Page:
As such, competing in the heptathlon with its seven events - 100m, 200m, 800m, shot put, high jump, long jump and javelin throw - was not the easiest decision to make. Yet, it was one Swapna made under the advise of her coach. As expected, she picked up injuries training with faulty footwear, but Swapna persisted. In less than a year in the heptathlon, she became the youngest competitor in the heptathlon field at the 2014 Asian Games. Unlike other athletes who competed with five or six pairs of shoes for each event in the heptathlon, Barman carried two pairs that lasted throughout the Incheon games and finished fifth. She was only 17.
While she had made peace with her injured toes, it was her back that threatened her career more. In 2016, Swapna was diagnosed with a disc bulge on her back. Doctors said that her back was not flexible enough to take the stress she put it under. Still, Swapna continued to work.
After having appeared to work through that injury with a gold at the 2017 Asian Championships, it flared up again following the World Championships later that year. Signed on by the Go Sports Foundation in mid-2015, she now had physios and spine specialists working with her to manage those injuries, before further issues came up in her knee and hamstring in June this year.
There was no question of walking away from the Asian Games, though. "She's never complained once about having any injuries. She just says she is going to get better and works through it," says a physio who has worked with her.
Swapna drew additional motivation from the fact that her father suffered a stroke in 2013. It meant someone else - besides a brother who cuts wood - had to provide for the family, a responsibility Swapna decided to take up. "Main hu na (Don't worry, I am there)," she says.
But even that seemed doubtful when ONGC, with whom she was on stipend, appeared to cut their ties with her. Swapna had made her share of emotional toil as well. She stayed devoted to training and hasn't been home for a year.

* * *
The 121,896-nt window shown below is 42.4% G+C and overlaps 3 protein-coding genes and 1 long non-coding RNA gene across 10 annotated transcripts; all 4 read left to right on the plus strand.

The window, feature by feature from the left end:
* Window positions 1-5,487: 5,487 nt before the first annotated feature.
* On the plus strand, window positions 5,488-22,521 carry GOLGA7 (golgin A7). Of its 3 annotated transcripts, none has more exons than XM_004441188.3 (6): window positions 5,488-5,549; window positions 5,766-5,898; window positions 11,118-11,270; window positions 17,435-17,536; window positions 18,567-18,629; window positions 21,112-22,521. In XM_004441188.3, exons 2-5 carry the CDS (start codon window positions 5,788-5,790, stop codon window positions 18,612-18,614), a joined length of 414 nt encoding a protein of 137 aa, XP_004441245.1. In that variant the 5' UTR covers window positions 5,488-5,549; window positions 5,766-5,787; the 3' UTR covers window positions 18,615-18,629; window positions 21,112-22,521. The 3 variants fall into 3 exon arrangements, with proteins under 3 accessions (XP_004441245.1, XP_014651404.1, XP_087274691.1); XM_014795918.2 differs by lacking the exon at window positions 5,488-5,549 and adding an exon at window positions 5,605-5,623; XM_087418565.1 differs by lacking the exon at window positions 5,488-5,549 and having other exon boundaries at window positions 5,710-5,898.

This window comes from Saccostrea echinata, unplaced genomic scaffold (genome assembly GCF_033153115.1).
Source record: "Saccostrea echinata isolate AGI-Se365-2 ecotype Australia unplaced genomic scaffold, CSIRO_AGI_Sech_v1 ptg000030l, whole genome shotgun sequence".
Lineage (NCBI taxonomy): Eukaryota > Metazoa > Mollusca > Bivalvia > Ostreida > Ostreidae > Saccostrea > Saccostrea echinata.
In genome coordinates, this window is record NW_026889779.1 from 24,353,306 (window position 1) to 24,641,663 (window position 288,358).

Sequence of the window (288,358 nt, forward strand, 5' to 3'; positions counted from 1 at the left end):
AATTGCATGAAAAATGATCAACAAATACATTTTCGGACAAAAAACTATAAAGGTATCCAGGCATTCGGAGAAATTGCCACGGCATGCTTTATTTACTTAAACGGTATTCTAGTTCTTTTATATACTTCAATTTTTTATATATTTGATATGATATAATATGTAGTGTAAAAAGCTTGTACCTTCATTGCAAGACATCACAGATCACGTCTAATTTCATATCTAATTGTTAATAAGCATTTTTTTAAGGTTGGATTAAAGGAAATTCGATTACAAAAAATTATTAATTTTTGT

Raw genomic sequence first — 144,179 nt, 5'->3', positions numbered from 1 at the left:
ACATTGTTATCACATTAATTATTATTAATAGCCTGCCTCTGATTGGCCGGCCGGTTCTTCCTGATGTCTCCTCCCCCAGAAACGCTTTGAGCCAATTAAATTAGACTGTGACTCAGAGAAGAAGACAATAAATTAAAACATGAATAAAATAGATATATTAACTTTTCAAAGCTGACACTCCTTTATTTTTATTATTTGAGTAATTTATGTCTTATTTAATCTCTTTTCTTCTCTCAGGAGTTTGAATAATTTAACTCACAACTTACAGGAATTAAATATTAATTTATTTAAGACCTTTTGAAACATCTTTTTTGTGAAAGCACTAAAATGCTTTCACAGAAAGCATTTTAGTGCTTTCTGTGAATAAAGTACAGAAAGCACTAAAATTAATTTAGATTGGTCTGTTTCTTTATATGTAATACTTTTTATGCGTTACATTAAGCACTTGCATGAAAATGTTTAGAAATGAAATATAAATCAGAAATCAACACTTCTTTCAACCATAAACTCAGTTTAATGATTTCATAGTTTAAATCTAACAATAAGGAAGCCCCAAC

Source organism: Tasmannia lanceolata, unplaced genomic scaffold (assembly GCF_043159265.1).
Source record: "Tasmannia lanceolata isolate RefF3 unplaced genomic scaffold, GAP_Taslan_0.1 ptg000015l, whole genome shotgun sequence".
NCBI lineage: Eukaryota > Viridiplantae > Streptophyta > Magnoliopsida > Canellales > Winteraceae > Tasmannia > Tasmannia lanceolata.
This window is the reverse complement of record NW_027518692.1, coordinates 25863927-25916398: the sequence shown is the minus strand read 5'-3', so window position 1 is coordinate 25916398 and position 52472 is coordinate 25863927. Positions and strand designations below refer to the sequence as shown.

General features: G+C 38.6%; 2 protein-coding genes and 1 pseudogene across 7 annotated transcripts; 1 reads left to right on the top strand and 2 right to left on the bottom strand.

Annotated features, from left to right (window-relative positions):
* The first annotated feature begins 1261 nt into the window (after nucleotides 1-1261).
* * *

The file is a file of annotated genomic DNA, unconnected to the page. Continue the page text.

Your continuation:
"Before the race, my mom and dad were crying so much because I had not been home for so long," she says.
Having sacrificed so much, no amount of pain would have stopped her. "I had fever too because of the abscess. Just before the heptathlon. My jaw was swollen so much. It was so painful. But I had to go on."
The pain nearly got to her. Every time she landed after the high jump, she hit her swollen jaw. "Every time she ran, the movement hurt her. If it was any other athlete but her, she would have quit," says Sarkar. She was less than her best in her favourite event - the high jump. As against a personal best of 1.87m, she only jumped 1.82m.
But just when it seemed that pain had got the better of her, Swapna pushed back. She set personal records in the shot put and long jump to close the gap with China's Wang Qingling, who was in the lead. Her penultimate event, the women's javelin throw, wasn't one of her strong suits. Yet, despite the spear lodged against her taped jaw, Swapna would score another personal best to surge to the top of the table.
She wouldn't let the advantage slip in her final event - the 800m. It wasn't her best result in the race, but it was enough. Swapna had gritted it out and following her run, burst into a yell of elation, with no more consideration of any agony she was in.
It is a pain tolerance that only victory provides.